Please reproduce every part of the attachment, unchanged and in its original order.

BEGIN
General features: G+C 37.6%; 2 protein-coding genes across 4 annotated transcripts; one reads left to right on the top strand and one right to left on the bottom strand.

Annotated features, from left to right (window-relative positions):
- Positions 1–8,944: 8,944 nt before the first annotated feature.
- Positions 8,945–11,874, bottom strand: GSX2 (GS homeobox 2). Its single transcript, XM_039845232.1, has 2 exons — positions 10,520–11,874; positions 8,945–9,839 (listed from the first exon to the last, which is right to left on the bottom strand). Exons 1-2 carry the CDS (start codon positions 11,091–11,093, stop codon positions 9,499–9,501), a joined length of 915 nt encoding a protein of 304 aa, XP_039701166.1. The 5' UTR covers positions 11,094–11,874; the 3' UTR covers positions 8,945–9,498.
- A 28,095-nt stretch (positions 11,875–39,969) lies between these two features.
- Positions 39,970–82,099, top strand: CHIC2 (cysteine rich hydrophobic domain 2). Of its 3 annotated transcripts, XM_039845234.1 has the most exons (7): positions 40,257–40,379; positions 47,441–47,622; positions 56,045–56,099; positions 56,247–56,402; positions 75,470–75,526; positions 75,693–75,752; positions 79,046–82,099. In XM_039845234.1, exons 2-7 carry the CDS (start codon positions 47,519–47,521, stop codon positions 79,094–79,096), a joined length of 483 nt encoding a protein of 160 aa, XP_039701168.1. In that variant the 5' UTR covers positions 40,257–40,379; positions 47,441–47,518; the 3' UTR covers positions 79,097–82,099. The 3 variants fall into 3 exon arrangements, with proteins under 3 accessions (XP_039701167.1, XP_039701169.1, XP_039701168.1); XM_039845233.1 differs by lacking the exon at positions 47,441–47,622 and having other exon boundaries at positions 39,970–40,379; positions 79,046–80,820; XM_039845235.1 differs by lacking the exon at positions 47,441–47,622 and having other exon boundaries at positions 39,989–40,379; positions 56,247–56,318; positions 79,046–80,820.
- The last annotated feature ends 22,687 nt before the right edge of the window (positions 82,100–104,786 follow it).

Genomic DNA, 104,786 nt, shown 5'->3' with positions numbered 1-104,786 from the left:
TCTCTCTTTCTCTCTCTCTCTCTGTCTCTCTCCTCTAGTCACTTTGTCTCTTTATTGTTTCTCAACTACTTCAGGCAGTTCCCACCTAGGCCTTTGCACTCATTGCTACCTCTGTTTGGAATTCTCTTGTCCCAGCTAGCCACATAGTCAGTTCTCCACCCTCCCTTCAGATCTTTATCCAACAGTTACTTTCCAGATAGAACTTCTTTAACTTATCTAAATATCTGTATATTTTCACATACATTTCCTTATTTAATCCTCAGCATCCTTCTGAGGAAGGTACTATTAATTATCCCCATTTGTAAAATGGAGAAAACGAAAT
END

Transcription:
General features: G+C 37.6%; 2 protein-coding genes across 4 annotated transcripts; one reads left to right on the top strand and one right to left on the bottom strand.

Annotated features, from left to right (window-relative positions):
- Positions 1–8,944: 8,944 nt before the first annotated feature.
- Positions 8,945–11,874, bottom strand: GSX2 (GS homeobox 2). Its single transcript, XM_039845232.1, has 2 exons — positions 10,520–11,874; positions 8,945–9,839 (listed from the first exon to the last, which is right to left on the bottom strand). Exons 1-2 carry the CDS (start codon positions 11,091–11,093, stop codon positions 9,499–9,501), a joined length of 915 nt encoding a protein of 304 aa, XP_039701166.1. The 5' UTR covers positions 11,094–11,874; the 3' UTR covers positions 8,945–9,498.
- A 28,095-nt stretch (positions 11,875–39,969) lies between these two features.
- Positions 39,970–82,099, top strand: CHIC2 (cysteine rich hydrophobic domain 2). Of its 3 annotated transcripts, XM_039845234.1 has the most exons (7): positions 40,257–40,379; positions 47,441–47,622; positions 56,045–56,099; positions 56,247–56,402; positions 75,470–75,526; positions 75,693–75,752; positions 79,046–82,099. In XM_039845234.1, exons 2-7 carry the CDS (start codon positions 47,519–47,521, stop codon positions 79,094–79,096), a joined length of 483 nt encoding a protein of 160 aa, XP_039701168.1. In that variant the 5' UTR covers positions 40,257–40,379; positions 47,441–47,518; the 3' UTR covers positions 79,097–82,099. The 3 variants fall into 3 exon arrangements, with proteins under 3 accessions (XP_039701167.1, XP_039701169.1, XP_039701168.1); XM_039845233.1 differs by lacking the exon at positions 47,441–47,622 and having other exon boundaries at positions 39,970–40,379; positions 79,046–80,820; XM_039845235.1 differs by lacking the exon at positions 47,441–47,622 and having other exon boundaries at positions 39,989–40,379; positions 56,247–56,318; positions 79,046–80,820.
- The last annotated feature ends 22,687 nt before the right edge of the window (positions 82,100–104,786 follow it).

Genomic DNA, 104,786 nt, shown 5'->3' with positions numbered 1-104,786 from the left:
TCTCTCTTTCTCTCTCTCTCTCTGTCTCTCTCCTCTAGTCACTTTGTCTCTTTATTGTTTCTCAACTACTTCAGGCAGTTCCCACCTAGGCCTTTGCACTCATTGCTACCTCTGTTTGGAATTCTCTTGTCCCAGCTAGCCACATAGTCAGTTCTCCACCCTCCCTTCAGATCTTTATCCAACAGTTACTTTCCAGATAGAACTTCTTTAACTTATCTAAATATCTGTATATTTTCACATACATTTCCTTATTTAATCCTCAGCATCCTTCTGAGGAAGGTACTATTAATTATCCCCATTTGTAAAATGGAGAAAACGAAAT